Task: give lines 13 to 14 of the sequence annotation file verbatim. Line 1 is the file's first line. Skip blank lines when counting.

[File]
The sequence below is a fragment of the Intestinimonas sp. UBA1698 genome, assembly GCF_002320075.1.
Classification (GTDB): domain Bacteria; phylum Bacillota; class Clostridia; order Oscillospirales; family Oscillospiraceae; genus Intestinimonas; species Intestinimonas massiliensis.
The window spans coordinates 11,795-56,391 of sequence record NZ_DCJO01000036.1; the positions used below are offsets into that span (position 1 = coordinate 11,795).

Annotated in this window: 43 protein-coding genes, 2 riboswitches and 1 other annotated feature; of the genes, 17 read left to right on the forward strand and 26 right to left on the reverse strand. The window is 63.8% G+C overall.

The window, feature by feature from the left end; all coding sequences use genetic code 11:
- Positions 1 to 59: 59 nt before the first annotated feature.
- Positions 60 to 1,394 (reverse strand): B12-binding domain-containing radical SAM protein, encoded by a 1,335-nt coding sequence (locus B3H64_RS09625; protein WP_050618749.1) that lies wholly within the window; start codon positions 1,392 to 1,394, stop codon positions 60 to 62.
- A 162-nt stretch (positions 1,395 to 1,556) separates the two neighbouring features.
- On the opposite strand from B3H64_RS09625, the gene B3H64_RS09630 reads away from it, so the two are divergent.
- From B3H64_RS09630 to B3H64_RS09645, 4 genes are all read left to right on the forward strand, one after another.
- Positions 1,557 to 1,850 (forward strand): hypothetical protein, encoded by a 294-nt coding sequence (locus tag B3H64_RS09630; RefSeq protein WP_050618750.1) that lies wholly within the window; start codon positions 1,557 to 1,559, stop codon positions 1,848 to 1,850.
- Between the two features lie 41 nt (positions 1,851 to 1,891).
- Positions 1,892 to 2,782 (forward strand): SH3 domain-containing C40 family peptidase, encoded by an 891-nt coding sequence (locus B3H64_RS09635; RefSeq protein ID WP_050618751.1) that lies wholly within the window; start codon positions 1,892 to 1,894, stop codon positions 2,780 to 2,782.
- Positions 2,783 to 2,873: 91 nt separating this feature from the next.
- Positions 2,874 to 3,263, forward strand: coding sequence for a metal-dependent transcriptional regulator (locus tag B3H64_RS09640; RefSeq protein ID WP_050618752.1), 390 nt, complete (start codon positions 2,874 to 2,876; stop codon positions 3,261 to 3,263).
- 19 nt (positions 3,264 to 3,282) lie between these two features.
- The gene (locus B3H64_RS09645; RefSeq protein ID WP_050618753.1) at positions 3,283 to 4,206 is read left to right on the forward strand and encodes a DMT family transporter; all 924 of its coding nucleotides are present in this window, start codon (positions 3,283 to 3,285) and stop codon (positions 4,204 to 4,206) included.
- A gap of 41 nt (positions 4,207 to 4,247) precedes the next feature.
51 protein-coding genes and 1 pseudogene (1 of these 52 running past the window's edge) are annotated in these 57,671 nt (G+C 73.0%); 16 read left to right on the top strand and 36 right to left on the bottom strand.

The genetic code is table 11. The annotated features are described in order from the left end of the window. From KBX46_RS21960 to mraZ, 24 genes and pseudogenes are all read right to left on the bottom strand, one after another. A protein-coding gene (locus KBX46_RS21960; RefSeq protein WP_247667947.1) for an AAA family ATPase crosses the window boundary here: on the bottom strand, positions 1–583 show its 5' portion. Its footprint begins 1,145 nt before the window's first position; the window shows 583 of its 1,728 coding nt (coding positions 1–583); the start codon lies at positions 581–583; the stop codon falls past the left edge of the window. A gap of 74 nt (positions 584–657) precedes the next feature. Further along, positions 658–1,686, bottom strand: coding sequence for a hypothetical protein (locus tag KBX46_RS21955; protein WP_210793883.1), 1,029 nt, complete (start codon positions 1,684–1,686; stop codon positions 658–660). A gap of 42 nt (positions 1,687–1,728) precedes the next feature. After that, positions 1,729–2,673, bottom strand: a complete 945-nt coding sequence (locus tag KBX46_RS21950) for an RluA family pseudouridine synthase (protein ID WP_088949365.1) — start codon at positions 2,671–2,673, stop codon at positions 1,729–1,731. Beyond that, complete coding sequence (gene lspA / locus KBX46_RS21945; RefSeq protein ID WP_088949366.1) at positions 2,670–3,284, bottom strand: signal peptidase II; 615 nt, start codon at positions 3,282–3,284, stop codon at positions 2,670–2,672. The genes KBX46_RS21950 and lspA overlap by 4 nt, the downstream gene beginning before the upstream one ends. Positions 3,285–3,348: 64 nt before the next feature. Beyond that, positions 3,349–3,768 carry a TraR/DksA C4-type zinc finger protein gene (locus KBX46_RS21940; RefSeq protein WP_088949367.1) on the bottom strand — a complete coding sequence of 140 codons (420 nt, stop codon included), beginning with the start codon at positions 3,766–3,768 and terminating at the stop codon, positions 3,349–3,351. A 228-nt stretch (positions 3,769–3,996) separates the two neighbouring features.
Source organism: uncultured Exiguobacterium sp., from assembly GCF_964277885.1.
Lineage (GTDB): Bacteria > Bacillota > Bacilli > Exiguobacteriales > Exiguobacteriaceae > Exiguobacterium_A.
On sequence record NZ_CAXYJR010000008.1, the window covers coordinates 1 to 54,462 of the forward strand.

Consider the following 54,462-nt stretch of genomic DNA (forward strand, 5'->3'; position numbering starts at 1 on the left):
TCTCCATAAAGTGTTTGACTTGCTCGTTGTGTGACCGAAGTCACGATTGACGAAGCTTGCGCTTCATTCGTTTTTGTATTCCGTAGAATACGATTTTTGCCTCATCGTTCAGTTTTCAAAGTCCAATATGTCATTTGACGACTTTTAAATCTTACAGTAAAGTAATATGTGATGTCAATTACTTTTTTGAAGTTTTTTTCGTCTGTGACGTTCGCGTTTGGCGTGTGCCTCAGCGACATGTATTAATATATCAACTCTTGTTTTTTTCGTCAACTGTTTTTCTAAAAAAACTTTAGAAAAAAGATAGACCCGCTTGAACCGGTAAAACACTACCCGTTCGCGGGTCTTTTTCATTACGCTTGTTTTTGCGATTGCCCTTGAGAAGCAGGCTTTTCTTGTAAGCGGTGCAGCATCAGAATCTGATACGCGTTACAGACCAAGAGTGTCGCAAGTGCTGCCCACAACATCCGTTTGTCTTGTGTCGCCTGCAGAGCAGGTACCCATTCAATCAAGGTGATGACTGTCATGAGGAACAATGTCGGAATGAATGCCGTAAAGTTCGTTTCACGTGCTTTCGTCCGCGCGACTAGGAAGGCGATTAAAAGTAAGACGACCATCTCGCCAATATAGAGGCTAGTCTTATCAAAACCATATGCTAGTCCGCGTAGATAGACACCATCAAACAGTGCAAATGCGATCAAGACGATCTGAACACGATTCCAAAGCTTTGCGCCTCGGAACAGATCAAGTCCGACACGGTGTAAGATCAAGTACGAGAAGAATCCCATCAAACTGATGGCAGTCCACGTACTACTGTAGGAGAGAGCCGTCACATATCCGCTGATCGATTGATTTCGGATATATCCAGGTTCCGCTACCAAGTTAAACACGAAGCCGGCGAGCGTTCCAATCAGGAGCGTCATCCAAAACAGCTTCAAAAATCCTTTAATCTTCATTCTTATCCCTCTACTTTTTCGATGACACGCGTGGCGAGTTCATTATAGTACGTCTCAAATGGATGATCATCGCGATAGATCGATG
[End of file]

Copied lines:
- Positions 1,892 to 2,782 (forward strand): SH3 domain-containing C40 family peptidase, encoded by an 891-nt coding sequence (locus B3H64_RS09635; RefSeq protein ID WP_050618751.1) that lies wholly within the window; start codon positions 1,892 to 1,894, stop codon positions 2,780 to 2,782.
- Positions 2,783 to 2,873: 91 nt separating this feature from the next.